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The armadillo is a rather interesting and unusual animal in that it does not have a body covering of hair or Armadillofur. Instead the body is covered with a protective shell of bony armor. There are nine movable bands across the back, and the tail is covered with a series of overlapping rings. The underparts are covered with soft skin and a few long hairs.

The armadillo is about the size of an opossum and weighs from 8 to 17 lbs. Its front feet are well adapted for digging. Tracks made by an armadillo appear to have been made by a three-toed animal.

Armadillos normally produce only one litter a year, usually in March or April. The gestation period is about 5 months and the young are always quadruplets of the same sex. The young are usually born in a nest within the burrow.

Armadillos have poor eyesight, but a keen sense of smell. In spite of their cumbersome appearance, armadillos can run fast when in danger. They also are good swimmers and can walk across the bottom of small streams.

Armadillos are active primarily from twilight hours through early morning hours in the summer. In the winter they may be active only during the day.
Armadillos are burrowing animals. Their burrows are usually 7 or 8 inches in diameter and up to 15 feet in length. Burrows are most commonly located in rock piles or around stumps, brush piles etc. Armadillos dig a number of burrows within an area to use for escape. More than 90% of the armadillos diet is insect matter. They may also feed on earthworms, scorpions, spiders and other invertebrates as well as on fruits and vegetable matter such as berries and tender roots. Although armadillos occasionally destroy the nest of ground-nesting birds in their search for food, there is some disagreement as to whether they actually eat the eggs.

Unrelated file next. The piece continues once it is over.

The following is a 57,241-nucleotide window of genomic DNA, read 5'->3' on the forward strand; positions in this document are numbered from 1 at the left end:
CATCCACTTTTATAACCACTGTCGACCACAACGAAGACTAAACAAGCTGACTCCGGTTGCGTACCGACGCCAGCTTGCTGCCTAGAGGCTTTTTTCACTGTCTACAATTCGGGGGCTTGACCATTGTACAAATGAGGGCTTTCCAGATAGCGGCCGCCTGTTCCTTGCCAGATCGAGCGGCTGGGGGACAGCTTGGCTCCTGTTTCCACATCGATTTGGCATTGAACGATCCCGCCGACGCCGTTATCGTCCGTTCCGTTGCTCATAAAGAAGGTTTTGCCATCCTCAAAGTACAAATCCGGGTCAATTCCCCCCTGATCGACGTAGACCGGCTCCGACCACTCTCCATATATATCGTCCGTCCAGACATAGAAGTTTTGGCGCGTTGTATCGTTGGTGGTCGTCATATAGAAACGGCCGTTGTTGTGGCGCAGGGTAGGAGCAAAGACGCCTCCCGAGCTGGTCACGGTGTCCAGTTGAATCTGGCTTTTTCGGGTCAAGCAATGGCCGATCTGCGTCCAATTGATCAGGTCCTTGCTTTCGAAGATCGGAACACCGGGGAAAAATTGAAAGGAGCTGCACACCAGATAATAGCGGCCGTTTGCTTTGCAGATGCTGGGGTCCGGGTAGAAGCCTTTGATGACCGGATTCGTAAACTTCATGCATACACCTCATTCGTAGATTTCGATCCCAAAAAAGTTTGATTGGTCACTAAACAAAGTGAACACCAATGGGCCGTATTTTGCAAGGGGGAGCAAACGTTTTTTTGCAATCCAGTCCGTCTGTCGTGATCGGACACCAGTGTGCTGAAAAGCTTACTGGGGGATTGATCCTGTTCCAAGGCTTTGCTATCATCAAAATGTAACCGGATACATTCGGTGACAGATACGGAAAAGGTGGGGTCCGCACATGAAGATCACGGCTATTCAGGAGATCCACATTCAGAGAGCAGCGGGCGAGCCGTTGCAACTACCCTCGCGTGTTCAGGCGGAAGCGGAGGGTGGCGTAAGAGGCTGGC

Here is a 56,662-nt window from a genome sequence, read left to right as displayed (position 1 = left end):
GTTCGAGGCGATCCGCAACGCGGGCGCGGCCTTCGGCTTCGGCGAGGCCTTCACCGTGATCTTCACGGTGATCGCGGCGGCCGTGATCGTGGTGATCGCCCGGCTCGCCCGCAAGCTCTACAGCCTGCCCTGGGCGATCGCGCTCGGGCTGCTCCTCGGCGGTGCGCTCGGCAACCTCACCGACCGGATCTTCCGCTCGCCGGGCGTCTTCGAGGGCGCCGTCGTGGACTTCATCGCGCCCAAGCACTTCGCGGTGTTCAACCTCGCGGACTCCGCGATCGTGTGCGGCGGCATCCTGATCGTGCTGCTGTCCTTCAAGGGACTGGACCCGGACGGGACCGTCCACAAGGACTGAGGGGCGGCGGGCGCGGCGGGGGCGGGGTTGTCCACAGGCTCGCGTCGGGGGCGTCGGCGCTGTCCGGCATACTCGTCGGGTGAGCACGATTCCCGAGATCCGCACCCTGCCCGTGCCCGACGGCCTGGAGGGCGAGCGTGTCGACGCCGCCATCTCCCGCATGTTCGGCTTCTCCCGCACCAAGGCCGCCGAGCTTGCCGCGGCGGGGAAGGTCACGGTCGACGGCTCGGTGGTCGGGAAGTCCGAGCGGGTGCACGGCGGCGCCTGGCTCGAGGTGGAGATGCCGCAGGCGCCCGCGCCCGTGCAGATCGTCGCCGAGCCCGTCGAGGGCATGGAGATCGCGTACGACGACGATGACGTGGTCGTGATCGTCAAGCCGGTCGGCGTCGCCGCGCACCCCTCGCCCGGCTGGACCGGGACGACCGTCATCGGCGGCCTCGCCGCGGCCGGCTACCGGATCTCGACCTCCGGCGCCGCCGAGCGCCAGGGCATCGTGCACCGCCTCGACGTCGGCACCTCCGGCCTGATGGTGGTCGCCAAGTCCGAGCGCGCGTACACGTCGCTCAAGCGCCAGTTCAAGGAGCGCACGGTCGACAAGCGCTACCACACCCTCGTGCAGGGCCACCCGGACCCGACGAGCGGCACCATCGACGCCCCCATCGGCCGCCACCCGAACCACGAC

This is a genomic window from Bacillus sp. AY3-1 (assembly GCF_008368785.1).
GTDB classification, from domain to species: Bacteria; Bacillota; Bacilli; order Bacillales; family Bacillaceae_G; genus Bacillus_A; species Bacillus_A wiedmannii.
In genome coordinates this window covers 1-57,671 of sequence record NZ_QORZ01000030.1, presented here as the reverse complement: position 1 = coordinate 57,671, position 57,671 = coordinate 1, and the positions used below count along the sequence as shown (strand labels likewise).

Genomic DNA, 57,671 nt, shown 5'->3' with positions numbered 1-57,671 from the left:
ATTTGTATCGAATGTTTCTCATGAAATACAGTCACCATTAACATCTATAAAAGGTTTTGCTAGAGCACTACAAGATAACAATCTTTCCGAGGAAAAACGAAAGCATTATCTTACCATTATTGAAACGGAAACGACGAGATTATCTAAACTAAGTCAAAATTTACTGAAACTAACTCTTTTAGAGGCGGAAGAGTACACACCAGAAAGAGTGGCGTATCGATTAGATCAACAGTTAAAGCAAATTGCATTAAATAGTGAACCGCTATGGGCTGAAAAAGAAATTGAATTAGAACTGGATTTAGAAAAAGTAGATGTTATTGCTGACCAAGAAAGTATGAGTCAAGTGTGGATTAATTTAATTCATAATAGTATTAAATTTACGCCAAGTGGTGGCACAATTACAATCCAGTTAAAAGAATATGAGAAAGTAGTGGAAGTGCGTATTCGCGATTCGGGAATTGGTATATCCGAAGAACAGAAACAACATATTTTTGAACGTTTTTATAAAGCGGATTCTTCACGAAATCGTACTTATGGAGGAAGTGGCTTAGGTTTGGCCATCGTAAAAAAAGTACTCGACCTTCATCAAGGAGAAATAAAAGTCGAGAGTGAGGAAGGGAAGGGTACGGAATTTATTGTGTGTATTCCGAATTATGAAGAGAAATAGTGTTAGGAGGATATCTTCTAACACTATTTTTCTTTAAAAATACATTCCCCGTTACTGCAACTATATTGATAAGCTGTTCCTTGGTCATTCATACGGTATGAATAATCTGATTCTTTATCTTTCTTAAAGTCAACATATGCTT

Although armadillos are beneficial because they eat insects and other invertebrates, they sometimes become a nuisance by digging in lawns, golf courses, vegetable gardens and flower beds. Some damage has bee caused by borrowing under foundations, driveways and other structures.

Disease is another factor that must be considered when evaluating armadillo damage. Armadillos can be infected by an organism that is thought to be the human leprosy bacterium.